Here’s Why You’re Hungry After a Nap, Says a Nutrition Expert

That grumbling tummy after a daytime snooze is telling you something. Plus, our expert reveals the absolute best snack whenever you wake up.

If you’re not getting enough sleep at night, an afternoon nap can reduce health risks associated with sleep deprivation, according to 2020 research published in the journal Sleep. Plus, in the short term, a nap can help you feel more alert, focused, and in a better mood—but is it normal to wake up hungry, even after a short snooze?

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Why you wake up hungry after a nap

Your hormones shift while you sleep

There are several theories as to why some people may feel hungry after a nap, but the most substantial one has to do with growth hormone, explains Amber Core, a registered dietitian at The Ohio State University Wexner Medical Center.

“There is a wide variability in when growth hormone increases during sleep,” Core says, “but with afternoon naps, growth hormone release tends to be much higher than at any other time,” she says. Growth hormone plays a key role in our feelings of hunger because it helps repair the body from damage and fatigue. “When growth hormone increases, it tells the body to increase energy intake through food to help with the energy needed for repair.”

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You’re not getting enough sleep

Everyone has an individual sleep need—and if you’re not meeting yours overnight, naps can help you catch up on this gap. But if you’re chronically sleep-deprived, you’ll likely notice you’re hungrier during the day, including after naps.

This is because a lack of sleep can increase cortisol and ghrelin levels in the body, Core says. Ghrelin is the body’s hunger hormone, which stimulates your appetite. “Cortisol is a stress hormone, and many people turn to foods as a comfort to reduce stress and increase dopamine.”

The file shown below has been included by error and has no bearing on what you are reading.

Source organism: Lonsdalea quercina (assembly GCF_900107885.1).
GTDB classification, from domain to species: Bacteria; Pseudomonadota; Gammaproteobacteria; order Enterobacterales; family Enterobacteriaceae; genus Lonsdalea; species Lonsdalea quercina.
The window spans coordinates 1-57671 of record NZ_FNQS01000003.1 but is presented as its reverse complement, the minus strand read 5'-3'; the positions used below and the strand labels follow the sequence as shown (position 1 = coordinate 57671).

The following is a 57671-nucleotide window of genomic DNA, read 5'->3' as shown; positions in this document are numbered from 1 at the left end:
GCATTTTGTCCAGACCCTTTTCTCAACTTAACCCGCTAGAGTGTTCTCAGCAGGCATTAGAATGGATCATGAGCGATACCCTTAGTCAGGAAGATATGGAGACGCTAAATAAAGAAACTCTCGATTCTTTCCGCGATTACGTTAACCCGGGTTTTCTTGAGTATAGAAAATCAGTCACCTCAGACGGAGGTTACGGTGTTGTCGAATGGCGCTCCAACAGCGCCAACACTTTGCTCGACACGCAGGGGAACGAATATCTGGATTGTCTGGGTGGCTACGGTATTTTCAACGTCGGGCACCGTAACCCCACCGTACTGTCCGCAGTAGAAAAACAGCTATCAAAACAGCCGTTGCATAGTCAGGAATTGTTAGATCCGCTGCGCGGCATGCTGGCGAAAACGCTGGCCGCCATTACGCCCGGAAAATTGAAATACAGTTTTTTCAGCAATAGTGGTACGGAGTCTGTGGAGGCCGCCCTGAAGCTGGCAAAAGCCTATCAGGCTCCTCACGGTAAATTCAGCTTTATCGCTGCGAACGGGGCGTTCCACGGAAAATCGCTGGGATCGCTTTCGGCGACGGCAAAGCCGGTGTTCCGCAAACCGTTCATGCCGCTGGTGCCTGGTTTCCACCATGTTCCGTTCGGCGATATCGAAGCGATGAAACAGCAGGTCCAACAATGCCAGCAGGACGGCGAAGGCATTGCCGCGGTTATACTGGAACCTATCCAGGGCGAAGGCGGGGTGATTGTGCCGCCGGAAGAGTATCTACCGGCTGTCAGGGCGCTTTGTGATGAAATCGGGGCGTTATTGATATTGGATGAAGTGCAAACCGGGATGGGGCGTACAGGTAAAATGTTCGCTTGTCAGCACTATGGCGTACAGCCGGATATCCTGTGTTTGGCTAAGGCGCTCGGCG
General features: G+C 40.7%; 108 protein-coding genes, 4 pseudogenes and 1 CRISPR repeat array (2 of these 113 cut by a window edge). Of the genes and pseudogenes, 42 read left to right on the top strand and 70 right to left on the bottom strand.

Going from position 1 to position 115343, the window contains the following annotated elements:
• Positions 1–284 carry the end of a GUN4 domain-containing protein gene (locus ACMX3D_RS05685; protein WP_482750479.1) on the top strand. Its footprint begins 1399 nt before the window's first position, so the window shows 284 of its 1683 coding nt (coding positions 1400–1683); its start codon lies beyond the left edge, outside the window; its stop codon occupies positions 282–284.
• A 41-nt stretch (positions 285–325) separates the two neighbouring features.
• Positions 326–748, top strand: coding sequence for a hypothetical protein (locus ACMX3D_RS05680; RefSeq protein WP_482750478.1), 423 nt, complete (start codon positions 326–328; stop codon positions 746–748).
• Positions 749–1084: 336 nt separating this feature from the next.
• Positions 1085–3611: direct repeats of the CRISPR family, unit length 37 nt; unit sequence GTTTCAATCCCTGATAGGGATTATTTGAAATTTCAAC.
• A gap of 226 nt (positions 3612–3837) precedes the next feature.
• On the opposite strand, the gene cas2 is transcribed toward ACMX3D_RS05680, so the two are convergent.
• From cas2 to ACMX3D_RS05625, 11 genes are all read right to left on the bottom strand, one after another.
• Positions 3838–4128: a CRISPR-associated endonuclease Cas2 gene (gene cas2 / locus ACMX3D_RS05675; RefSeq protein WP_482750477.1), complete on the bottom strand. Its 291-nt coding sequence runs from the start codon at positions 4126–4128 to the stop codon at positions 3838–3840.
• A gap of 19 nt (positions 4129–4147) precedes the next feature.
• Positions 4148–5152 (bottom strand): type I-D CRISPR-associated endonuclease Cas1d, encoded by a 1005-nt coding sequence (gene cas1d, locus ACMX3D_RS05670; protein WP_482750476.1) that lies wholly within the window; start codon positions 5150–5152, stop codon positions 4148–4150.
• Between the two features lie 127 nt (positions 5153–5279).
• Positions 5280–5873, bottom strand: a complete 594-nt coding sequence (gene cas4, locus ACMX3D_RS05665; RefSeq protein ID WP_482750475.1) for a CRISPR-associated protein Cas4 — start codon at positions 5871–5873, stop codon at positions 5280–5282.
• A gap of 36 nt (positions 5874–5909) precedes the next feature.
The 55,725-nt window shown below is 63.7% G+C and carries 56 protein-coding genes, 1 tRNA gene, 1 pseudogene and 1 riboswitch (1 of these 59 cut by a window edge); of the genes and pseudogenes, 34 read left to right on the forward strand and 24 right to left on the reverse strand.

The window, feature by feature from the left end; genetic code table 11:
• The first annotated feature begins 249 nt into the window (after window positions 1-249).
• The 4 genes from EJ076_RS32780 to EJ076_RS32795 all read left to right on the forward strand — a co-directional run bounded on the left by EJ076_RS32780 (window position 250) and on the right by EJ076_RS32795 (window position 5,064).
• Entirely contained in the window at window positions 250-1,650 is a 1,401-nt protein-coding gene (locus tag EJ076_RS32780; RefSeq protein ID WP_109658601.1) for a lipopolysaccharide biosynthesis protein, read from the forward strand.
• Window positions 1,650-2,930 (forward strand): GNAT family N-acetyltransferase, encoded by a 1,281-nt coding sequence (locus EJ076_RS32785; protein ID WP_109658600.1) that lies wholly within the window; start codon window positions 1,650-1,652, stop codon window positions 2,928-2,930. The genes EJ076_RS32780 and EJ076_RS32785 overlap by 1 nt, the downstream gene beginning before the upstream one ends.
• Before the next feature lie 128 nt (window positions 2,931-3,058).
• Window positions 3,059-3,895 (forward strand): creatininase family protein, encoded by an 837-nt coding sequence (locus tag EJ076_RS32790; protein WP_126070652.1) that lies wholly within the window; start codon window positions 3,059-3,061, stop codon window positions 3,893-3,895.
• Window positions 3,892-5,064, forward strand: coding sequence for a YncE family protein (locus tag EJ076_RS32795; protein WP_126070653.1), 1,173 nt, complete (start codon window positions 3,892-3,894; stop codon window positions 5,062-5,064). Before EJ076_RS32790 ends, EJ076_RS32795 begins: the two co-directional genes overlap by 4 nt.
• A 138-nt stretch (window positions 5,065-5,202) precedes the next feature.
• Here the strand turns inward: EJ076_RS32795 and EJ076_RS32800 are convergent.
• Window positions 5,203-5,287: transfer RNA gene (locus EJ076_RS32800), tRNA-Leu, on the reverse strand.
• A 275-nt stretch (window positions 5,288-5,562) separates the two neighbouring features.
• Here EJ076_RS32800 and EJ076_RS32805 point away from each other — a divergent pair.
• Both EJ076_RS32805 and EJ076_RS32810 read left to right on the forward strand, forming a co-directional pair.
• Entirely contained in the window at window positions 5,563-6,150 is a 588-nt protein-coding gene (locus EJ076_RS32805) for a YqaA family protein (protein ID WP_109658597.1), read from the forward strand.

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Your blood sugar is low

Your blood sugar levels fluctuate mildly throughout the day—and factors like skipping a meal, completing an intense workout, or experiencing a lot of stress can cause temporary dips. “One common side effect of low blood sugar is intense hunger as the body tries to bring blood sugar back to its normal range,” Cole explains.

But for people with uncontrolled diabetes, the opposite can be true. “If blood sugar remains elevated in cases of diabetes, hunger signals can be very high as the sugar in the bloodstream is not getting into the cells to be converted to energy,” Cole says. “This lack of energy causes increased hunger, even when sufficient energy is being consumed.”

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You’re thirsty

The part of the brain that tells our body to eat is also responsible for telling our body to drink. “These signals can occasionally get mixed up,” Cole says. “There are also symptoms of mild dehydration that can resemble hunger, such as a headache, feeling lightheaded, fatigue, and lack of focus or concentration.”

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Should I eat if I wake up hungry?

If you wake up hungry after a nap, try drinking a glass of water to ease thirst that may be disguised as a hunger cue. Drinking water may also help suppress high ghrelin levels (while dehydration can keep them elevated), according to The Cleveland Clinic.

If your hunger sustains, research from the journal Nutrients says that complex carbohydrates and protein are the most effective at lowering ghrelin levels. To effectively satisfy your post-nap appetite without ruining your dinner plans, reach for a snack that combines both macronutrients, such as:

  • Whole wheat bread and cottage cheese
  • Greek yogurt with berries or granola
  • Banana with peanut butter
  • Veggies and hummus
  • Roasted chickpeas

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Sources

People:

Amber Core, a registered dietitian at The Ohio State University Wexner Medical Center

Websites:

The Cleveland Clinic: "Ghrelin"

Journals:

Sleep: "Association between weekend catch-up sleep and high-sensitivity C-reactive protein levels in adults: a population-based study"

Nutrients: "Effect of Macronutrient Composition on Appetite Hormone Responses in Adolescents with Obesity"

Leslie Finlay, MPA
In addition to The Healthy, Leslie has written for outlets such as WebMd.com, Fodors.com, LiveFit.com, and more, specializing in content related to healthcare, nutrition, mental health and wellness, and environmental conservation and sustainability. She holds a master's degree in Public Policy focused on the intersection between public health and environmental conservation, and an undergraduate degree in journalism. Leslie is based in Thailand, where she is a marine conservation and scuba diving instructor. In her spare time you'll find her up in the air on the flying trapeze or underwater, diving coral reefs.